“It is very true,” said Marianne, “that admiration of landscape scenery is become a mere jargon. Every body pretends to feel and tries to describe with the taste and elegance of him who first defined what picturesque beauty was. I detest jargon of every kind; and sometimes I have kept my feelings to myself, because I could find no language to describe them in but what was worn and hackneyed out of all sense and meaning.” (S&S, 1:18)

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Unnoticed: a good deal of quiet landscape beauty and talk about art, picturing it together: Elinor (Irene Richards) and Edward Ferrars (Bosco Hogan) (in the 1981 BBC S&S, scripted by Alexander Baron)

In Mansfield Park Fanny Price has to face continual deflation; having no status, her romantic illusions are not let pass; typical is the dialogue in the chapel where Mary Crawford objects to her sentimental mush over prayers, Edmund corrects her too on  soberer grounds (death itself which monasteries are supposed to deal with, graveyards which contain the results from such heroics, the realm prayers attempt to reach and banners glorify):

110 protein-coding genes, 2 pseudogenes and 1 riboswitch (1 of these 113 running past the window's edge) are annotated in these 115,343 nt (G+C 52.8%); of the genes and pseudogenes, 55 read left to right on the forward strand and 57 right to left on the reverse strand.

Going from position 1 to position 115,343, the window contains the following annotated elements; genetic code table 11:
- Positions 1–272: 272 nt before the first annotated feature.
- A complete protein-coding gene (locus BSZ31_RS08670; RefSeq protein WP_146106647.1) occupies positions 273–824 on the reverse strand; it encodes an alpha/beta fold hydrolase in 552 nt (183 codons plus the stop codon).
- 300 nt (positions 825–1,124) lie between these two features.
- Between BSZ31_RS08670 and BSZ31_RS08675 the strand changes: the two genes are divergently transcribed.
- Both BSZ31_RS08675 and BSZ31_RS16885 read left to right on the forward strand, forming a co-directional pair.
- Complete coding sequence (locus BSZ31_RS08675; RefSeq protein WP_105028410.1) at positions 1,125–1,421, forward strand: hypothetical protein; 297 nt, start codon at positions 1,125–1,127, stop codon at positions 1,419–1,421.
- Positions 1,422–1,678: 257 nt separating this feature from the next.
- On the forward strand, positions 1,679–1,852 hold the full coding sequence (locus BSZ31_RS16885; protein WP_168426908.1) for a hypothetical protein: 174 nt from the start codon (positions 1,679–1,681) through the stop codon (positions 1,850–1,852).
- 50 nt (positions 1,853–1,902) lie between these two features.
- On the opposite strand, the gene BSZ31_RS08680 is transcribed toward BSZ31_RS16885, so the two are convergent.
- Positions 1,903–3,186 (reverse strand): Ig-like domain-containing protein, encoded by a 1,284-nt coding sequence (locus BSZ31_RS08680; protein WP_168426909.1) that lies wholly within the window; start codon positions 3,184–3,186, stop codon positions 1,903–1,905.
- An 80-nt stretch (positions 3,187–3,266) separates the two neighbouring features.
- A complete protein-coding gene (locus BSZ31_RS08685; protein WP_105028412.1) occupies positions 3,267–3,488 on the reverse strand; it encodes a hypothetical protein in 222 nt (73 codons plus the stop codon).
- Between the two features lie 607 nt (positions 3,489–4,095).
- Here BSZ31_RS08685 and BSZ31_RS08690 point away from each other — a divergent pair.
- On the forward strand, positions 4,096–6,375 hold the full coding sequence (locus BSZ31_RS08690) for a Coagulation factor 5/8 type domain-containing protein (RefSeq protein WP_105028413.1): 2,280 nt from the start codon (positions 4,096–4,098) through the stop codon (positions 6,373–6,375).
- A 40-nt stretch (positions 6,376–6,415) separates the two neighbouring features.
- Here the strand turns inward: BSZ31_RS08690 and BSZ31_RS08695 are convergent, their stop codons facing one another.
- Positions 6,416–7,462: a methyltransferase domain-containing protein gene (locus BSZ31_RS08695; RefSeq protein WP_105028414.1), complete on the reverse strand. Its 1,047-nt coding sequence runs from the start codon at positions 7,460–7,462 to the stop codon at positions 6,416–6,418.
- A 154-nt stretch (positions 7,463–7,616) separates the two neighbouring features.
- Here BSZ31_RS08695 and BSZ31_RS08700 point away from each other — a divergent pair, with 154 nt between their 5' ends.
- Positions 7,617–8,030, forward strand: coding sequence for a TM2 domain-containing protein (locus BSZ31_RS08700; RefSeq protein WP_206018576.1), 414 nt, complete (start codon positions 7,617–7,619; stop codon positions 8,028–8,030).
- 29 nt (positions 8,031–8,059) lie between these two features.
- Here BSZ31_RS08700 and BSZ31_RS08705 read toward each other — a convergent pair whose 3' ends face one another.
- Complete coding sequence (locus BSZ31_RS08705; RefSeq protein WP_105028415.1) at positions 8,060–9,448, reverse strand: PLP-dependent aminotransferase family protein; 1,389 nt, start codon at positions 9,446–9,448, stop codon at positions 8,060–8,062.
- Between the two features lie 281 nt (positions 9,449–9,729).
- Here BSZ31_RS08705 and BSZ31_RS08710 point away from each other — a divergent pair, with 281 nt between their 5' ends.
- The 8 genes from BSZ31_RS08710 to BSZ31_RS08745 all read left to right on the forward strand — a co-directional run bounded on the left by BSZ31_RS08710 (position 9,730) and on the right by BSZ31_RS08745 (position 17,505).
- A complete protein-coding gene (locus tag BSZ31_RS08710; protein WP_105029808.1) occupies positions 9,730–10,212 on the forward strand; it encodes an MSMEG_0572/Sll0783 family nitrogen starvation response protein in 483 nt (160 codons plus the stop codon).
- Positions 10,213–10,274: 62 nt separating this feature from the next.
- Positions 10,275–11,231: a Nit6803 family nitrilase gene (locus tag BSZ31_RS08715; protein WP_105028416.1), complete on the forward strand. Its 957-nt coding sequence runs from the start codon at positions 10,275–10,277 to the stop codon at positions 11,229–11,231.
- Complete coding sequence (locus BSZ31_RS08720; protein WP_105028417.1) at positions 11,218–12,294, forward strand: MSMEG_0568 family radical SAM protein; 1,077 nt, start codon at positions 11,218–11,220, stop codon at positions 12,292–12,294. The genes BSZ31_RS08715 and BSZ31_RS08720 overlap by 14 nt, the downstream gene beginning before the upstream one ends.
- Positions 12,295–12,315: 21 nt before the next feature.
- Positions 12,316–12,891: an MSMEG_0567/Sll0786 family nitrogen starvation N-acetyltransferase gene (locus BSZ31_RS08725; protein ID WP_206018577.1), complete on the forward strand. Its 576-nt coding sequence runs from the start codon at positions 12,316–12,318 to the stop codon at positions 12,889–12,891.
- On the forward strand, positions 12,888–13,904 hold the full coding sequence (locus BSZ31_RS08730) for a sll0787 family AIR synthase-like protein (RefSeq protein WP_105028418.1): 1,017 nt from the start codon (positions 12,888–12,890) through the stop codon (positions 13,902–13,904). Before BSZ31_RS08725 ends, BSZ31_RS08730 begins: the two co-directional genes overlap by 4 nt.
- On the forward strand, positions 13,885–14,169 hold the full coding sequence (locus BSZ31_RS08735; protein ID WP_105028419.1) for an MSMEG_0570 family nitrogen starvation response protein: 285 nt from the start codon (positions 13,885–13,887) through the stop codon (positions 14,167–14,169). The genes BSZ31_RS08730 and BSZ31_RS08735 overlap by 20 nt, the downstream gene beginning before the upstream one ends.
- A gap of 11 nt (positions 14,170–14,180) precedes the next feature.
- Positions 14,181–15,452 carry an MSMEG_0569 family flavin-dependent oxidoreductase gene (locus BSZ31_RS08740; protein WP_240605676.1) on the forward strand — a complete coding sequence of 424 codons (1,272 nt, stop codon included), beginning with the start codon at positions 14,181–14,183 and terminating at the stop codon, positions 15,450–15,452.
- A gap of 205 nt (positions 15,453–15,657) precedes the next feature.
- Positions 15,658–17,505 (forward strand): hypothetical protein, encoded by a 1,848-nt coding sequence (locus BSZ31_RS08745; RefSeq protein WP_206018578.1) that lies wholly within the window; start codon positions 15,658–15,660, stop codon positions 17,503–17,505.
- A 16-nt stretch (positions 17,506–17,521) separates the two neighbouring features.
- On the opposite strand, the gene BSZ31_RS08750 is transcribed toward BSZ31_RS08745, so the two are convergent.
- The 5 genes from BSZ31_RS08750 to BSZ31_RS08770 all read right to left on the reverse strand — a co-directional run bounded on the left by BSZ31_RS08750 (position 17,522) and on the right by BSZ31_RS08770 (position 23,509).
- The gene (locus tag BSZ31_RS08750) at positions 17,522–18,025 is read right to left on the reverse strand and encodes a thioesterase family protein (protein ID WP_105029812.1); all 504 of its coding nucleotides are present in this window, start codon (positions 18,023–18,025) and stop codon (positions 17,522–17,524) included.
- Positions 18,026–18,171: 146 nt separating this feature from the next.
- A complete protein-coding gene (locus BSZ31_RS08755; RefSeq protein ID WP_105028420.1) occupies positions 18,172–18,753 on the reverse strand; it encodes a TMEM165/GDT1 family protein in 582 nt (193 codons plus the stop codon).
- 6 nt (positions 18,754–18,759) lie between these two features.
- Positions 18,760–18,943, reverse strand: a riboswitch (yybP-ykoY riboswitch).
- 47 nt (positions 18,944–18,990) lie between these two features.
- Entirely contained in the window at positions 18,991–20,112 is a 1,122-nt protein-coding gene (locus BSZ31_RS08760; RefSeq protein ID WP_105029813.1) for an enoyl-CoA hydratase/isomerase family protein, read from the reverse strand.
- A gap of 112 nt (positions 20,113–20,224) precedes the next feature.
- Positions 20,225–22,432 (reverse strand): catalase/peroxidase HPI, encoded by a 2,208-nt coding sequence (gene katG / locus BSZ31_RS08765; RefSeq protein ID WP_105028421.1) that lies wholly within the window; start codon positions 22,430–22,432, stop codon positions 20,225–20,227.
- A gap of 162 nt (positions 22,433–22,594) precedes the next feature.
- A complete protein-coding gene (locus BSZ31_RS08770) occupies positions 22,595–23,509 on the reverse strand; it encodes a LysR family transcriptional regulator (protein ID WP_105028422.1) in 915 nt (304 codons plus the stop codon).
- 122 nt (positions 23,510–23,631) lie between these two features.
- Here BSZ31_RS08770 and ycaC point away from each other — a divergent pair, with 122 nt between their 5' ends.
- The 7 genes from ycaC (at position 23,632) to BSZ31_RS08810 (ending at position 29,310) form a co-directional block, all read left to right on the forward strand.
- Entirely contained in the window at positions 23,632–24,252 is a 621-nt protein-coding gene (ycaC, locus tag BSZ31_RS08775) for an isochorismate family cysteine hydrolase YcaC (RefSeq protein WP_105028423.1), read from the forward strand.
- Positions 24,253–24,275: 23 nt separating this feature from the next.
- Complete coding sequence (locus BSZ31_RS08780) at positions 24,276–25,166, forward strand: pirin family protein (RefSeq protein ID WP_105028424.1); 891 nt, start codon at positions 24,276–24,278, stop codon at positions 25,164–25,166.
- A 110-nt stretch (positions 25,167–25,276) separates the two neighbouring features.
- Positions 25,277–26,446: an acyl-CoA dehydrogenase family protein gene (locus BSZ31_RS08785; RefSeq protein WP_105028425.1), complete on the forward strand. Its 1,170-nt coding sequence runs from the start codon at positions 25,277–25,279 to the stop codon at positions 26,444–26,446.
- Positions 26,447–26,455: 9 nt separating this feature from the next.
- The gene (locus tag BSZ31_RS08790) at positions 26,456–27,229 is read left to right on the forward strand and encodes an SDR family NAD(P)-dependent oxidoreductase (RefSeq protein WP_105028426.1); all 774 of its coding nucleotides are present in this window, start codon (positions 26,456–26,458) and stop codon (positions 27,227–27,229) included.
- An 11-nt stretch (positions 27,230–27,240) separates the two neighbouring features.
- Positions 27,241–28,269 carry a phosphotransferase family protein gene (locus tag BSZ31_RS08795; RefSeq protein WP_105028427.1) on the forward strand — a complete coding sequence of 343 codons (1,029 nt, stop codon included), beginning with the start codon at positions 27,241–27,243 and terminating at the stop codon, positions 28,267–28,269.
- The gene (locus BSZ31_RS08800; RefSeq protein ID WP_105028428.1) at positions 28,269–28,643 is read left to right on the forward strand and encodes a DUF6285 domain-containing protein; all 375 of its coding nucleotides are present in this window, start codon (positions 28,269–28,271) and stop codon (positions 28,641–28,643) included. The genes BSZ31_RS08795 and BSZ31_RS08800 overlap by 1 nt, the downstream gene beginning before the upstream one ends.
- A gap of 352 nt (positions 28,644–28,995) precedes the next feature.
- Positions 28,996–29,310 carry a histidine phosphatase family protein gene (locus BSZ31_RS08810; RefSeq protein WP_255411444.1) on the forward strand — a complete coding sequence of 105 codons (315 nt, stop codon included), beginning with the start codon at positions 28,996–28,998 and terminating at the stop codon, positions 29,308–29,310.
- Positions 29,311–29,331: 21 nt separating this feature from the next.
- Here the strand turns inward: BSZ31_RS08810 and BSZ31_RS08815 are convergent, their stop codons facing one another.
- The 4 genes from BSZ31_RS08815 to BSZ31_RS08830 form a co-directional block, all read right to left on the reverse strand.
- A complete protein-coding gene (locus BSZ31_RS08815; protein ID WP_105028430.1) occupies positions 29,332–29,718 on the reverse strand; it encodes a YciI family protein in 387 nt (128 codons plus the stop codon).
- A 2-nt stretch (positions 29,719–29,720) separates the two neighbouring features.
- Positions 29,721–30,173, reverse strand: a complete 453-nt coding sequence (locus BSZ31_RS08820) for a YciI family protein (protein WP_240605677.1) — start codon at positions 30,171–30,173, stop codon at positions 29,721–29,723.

They entered. Fanny’s imagination had prepared her for something grander than a mere spacious, oblong room, fitted up for the purpose of devotion: with nothing more striking or more solemn than the profusion of mahogany, and the crimson velvet cushions appearing over the ledge of the family gallery above. “I am disappointed,” said she, in a low voice, to Edmund. “This is not my idea of a chapel. There is nothing awful here, nothing melancholy, nothing grand. Here are no aisles, no arches, no inscriptions, no banners. No banners, cousin, to be ‘blown by the night wind of heaven.’ No signs that a ‘Scottish monarch sleeps below.’”
“You forget, Fanny, how lately all this has been built, and for how confined a purpose, compared with the old chapels of castles and monasteries. It was only for the private use of the family. They have been buried, I suppose, in the parish church. There you must look for the banners and the achievements.” MP 1:9)

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Fanny (Sylvestre LeTousel) has to have her own nest of comforts to dream over her and William’s letters and his exquisitely detailed map of his ship (the map not in Austen. 1983 BBC MP scripted by Ken Taylor)